The first is as the perfect night to take your significant other out for a night of dancing. For some, that means Tender Loin at Napoleon, where the Fatback DJs will be spinning slow jams by Teddy Pendergrass, Marvin Gaye and other romantic crooners.
Another option is the funky Dynamite dance party at Jimmy Valentine's Lonely Hearts Club, where DJ Nitekrawler and special guests from Pittsburgh and the Carolinas will be spinning hot soul and R&B all night.
Fritz's old standby, single or not, is Chad America's Rock and Roll Dance Party at the Black Cat, which finds bartender Chad America and friends playing classic rockabilly, '50s R&B and other rave-up tunes in the Red Room for the 11th year running. Some people dance. Some people drink Red Room Ales with friends. It's just a laidback scene. And free. Can't beat that.
Then there are people who'd rather hit something like the annual Voodoo Valentine's party, one of the best Valentine's Day destinations for singles. When you arrive, you're handed a voodoo doll and some pins. Name it after your ex. Give it a jab or six and work out some of that lingering resentment. (In a healthy way.) Then get to mingling -- Current is sure to be full of singles who are there to stick it to their exes. Admission is free if you RSVP at voodoovalentines.com. Doors open at 10.
The movie "Love Jones" was a go-to tool for enhancing amorous success when it came out in 1997. The film was a rare mature take on young, black, hip-hop-generation love, supported by a bohemian backdrop of jazz and poetry. More than a decade later, the soundtrack's romantic songs hold up well. Hear for yourself when soundtrack contributor Dionne Farris (listen) performs at the New Breakfast Club at Liv this weekend. The event serves a bountiful brunch, bottomless mimosas, and soul and jazz from the Black Alley Band. For the Valentine's edition, Black Alley will back Farris and a slate of Washington area poets while "Love Jones" runs on multiple screens.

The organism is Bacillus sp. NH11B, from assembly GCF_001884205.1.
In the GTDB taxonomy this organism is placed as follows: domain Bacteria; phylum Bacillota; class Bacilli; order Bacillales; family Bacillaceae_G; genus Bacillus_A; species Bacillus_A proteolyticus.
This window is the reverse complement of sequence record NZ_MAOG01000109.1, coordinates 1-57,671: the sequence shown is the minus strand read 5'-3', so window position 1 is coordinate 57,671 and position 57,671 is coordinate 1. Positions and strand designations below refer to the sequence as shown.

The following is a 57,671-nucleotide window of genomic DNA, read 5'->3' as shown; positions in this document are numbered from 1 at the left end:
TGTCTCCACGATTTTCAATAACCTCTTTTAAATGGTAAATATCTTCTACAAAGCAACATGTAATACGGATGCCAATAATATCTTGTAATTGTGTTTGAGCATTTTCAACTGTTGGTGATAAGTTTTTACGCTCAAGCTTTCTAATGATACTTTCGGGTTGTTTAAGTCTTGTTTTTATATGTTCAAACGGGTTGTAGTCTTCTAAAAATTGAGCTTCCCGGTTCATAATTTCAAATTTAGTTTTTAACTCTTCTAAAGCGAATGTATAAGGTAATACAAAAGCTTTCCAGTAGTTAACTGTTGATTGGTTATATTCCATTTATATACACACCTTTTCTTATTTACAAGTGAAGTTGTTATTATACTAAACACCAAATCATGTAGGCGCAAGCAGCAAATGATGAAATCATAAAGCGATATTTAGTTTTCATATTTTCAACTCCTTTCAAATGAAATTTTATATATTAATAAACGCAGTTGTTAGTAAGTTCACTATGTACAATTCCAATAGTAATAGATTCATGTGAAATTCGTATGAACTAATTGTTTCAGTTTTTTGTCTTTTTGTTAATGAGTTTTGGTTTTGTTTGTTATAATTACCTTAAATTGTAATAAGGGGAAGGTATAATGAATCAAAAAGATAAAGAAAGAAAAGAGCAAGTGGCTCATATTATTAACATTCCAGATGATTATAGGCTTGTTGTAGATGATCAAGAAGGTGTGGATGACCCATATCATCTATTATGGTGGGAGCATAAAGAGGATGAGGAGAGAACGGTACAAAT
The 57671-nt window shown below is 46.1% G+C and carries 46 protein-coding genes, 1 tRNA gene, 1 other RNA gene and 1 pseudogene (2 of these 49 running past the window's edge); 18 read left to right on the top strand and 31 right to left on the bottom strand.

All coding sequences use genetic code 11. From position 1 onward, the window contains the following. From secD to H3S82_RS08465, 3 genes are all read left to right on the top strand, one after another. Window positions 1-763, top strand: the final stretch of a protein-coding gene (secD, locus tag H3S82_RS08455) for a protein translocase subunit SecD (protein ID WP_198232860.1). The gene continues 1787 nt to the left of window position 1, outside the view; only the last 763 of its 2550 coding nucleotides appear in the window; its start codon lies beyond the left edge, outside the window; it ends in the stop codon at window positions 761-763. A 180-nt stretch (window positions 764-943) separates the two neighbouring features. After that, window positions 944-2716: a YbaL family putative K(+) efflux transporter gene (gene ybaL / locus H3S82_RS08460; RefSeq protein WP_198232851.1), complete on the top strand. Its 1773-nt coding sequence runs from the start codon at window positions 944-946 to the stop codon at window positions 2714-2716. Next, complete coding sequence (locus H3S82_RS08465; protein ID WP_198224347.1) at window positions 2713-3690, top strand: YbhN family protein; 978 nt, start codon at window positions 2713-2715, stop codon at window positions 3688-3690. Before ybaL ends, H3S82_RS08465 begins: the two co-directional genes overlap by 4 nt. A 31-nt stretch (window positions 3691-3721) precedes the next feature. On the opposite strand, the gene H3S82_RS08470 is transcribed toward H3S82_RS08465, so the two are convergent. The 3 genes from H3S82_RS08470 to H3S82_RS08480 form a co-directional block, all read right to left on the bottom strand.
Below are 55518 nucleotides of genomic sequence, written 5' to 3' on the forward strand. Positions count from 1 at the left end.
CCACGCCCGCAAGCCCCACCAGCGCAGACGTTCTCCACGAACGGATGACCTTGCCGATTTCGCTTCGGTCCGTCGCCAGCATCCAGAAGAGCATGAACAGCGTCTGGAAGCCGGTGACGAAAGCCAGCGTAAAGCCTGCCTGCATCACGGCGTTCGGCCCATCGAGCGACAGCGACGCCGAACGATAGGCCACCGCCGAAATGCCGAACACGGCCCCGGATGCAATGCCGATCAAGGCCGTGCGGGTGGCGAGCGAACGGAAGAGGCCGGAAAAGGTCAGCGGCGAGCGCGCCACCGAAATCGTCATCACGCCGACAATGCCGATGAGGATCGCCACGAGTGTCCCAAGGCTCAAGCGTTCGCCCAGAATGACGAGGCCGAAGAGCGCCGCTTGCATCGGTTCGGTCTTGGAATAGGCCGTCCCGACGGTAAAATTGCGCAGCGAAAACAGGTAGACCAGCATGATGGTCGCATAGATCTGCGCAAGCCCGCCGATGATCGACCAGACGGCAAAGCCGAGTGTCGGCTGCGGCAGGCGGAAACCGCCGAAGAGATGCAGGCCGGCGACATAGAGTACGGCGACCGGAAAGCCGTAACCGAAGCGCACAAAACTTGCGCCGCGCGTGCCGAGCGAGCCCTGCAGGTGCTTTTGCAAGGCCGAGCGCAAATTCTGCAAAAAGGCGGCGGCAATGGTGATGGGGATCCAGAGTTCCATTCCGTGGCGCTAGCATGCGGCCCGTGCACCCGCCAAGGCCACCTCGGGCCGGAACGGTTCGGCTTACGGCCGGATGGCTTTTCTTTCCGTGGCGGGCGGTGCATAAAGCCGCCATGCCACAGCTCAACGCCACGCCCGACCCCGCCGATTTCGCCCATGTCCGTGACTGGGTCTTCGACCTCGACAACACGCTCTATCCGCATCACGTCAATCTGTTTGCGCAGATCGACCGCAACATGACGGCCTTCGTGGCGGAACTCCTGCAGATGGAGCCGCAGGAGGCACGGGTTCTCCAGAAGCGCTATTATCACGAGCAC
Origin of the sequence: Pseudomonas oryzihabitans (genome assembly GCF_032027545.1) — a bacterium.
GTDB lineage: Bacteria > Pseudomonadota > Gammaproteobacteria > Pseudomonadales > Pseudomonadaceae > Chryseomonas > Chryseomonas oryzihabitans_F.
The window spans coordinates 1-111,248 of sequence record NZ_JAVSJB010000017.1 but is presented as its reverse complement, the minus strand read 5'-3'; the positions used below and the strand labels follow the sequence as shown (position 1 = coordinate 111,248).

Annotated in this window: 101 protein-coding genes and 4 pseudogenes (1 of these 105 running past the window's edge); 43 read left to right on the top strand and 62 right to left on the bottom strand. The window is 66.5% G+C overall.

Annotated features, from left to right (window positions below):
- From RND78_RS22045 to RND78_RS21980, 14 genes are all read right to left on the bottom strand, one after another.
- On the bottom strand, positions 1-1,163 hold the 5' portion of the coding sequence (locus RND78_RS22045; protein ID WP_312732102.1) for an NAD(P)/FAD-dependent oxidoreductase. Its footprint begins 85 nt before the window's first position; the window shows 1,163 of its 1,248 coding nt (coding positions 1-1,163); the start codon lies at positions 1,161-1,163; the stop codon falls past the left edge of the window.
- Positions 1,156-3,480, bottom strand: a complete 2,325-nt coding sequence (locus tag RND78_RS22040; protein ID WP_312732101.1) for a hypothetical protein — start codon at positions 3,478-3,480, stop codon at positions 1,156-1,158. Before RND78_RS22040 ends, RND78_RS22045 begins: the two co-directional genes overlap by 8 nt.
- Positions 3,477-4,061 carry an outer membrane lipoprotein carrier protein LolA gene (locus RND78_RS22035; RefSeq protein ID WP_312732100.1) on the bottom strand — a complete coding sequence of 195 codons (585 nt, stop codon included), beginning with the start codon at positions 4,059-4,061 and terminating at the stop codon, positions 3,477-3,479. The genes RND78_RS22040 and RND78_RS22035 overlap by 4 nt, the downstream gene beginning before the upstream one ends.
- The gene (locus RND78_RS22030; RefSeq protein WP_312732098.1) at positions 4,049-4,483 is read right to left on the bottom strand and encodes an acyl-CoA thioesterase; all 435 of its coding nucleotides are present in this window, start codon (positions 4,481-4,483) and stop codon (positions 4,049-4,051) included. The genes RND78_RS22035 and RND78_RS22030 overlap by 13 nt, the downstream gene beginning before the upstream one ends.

Does going to see Serani (listen) at the Crossroads count as a Valentine's Day date? On one hand, you have songs like "Best I Ever Had" -- a sweet tune that's fine dancing with your girlfriend. But there will also be plenty of people who don't care that it's Feb. 14, because Serani has established himself as a popular singer in the dancehall world, after producing singles for Sean Paul and creating the "Smash" riddim, which singer Tony Matterhorn turned into the hit "Dutty Wine." Whether you have a date or not, reggae fans, it should be quite a night.
Gotta admit: We've never really seen the appeal of watching NASCAR on TV. But the Daytona 500 Viewing Party at McFadden's, hosted by DC101's Elliot in the Morning, could keep us interested. Every 20 laps, the station gives out a new prize: a year's supply of Chipotle burritos, six months of free Papa John's pizza, premium D.C. United season tickets, a $250 gift certificate to a tattoo parlor, passes for Six Flags and King's Dominion, and passes to NASCAR events in Richmond. While you're watching the race (and waiting for the next prize), there are specials to be had: From 11 a.m. until the checkered flag waves, get $2 Miller Lite and Coors Light drafts, half-price burgers and chicken sandwiches and $5 baskets of wings.
More Daytona 500? Glad to help. Over at Porter's Dining Saloon, you'll find a tongue-in-cheek NASCAR viewing party with "cheap beer, boxed red wine, fried chicken, hamburgers and hotdogs." Yee-haw! Dress to impress -- a prize will be awarded for the best redneck outfit. There's no cover charge.
Monday, Feb. 15